Editor’s comment: Green space is a shared, vital resource
- Credit: Archant
I’d like to welcome the Gazette’s newest contributor Nicola Baird to this page.
Nicola will be familiar to anyone who's been reading the Gazette for a couple of years because we interviewed her for Who's Who in 2016 - she runs the Islington Faces blog and seems to know just about everyone who's ever set foot in our borough.
Islington Green is an environmental column we'll run once a month to encourage readers to get out and about in nature - but also to remind people how the natural world around us is at risk, whether through development or through climate change.
Canals, of course, aren't really natural features, but they are home to plenty of biodiversity - trees, flowers, weeds, waterfowl and insects (and usually dogs). Islington may have the smallest amount of green space of any London borough, but water is another thing altogether.
The battle for space in London is fierce: after decades of decline in the post-war years, the capital's population has almost returned to its 1939 peak. The housing waiting list stretches to 18,000 and there isn't a lot of space to build the new homes we desperately need.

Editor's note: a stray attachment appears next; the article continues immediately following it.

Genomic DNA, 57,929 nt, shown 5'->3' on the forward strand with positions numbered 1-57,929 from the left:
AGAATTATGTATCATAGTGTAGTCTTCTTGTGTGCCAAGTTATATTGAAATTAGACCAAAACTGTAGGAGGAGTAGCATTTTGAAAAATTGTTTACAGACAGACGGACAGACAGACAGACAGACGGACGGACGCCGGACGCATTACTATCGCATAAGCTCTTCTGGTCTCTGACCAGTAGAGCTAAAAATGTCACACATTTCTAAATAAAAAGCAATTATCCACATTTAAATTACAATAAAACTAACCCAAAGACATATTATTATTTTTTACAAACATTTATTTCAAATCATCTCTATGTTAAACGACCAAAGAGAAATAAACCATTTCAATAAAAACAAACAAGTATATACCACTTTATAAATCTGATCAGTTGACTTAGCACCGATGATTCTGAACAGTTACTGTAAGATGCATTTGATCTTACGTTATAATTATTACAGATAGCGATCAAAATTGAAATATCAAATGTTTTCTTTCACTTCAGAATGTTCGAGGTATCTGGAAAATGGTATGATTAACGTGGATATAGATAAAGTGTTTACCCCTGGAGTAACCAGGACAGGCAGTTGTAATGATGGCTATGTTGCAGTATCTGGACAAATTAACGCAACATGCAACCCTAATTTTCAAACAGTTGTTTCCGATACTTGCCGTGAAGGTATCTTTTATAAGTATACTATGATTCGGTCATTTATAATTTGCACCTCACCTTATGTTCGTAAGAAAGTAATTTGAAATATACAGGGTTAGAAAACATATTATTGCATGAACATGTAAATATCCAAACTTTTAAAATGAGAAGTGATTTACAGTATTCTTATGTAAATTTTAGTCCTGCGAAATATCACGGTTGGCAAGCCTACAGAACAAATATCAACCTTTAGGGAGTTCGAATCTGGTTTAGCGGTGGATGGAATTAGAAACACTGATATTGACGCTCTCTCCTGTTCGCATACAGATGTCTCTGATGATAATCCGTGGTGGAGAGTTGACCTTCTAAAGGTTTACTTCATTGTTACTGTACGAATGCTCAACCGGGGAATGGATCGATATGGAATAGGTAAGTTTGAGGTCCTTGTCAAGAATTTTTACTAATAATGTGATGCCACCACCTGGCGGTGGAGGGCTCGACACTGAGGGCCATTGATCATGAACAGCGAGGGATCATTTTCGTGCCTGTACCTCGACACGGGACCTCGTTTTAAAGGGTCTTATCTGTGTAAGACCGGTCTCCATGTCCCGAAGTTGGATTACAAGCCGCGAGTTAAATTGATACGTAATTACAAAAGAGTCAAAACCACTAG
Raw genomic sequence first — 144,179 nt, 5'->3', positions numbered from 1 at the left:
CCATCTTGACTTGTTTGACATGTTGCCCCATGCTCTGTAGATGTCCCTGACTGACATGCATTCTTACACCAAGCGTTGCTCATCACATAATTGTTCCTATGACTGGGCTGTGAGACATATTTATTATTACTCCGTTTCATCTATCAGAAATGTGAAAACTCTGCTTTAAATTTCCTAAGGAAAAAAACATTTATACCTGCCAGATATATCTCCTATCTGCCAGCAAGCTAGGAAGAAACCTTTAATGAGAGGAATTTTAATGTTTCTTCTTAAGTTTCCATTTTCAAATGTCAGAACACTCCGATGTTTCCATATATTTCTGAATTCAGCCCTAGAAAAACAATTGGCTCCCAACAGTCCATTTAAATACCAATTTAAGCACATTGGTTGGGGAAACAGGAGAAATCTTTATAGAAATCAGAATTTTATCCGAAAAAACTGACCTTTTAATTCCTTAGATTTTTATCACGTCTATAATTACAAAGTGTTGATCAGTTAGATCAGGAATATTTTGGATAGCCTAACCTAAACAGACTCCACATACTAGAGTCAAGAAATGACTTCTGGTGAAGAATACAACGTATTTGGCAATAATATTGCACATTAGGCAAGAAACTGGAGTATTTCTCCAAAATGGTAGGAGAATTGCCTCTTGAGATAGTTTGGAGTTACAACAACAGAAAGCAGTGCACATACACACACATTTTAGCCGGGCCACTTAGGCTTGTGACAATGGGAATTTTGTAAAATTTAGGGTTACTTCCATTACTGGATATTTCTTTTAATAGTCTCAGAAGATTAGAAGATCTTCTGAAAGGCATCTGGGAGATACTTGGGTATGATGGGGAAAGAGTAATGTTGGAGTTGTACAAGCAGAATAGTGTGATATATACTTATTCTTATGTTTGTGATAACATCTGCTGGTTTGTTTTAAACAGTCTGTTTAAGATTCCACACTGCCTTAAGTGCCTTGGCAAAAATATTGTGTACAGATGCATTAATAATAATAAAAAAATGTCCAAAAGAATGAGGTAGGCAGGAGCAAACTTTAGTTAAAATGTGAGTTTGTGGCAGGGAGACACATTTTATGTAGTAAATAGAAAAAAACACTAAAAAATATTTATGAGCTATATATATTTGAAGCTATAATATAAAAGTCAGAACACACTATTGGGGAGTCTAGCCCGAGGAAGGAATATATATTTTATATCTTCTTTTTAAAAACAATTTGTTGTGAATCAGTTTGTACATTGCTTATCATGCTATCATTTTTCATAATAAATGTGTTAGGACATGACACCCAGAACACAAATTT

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Yet we also desperately need greenery and open spaces, for our physical and mental health as well as the health of the planet and our children. Most people in Islington don't have a garden. That's one reason the war over barbecues in Highbury Fields has been so desperately fought: our resources, especially our green ones, are slim.
So we're proud to sponsor Islington in Bloom again. They're about more than just who has the best flowers: greenery is a shared resource that makes our lives better. You don't have to be running a park to help create it.
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We desperately need greenery and open spaces, for our physical and mental health as well as the health of the planet and our children.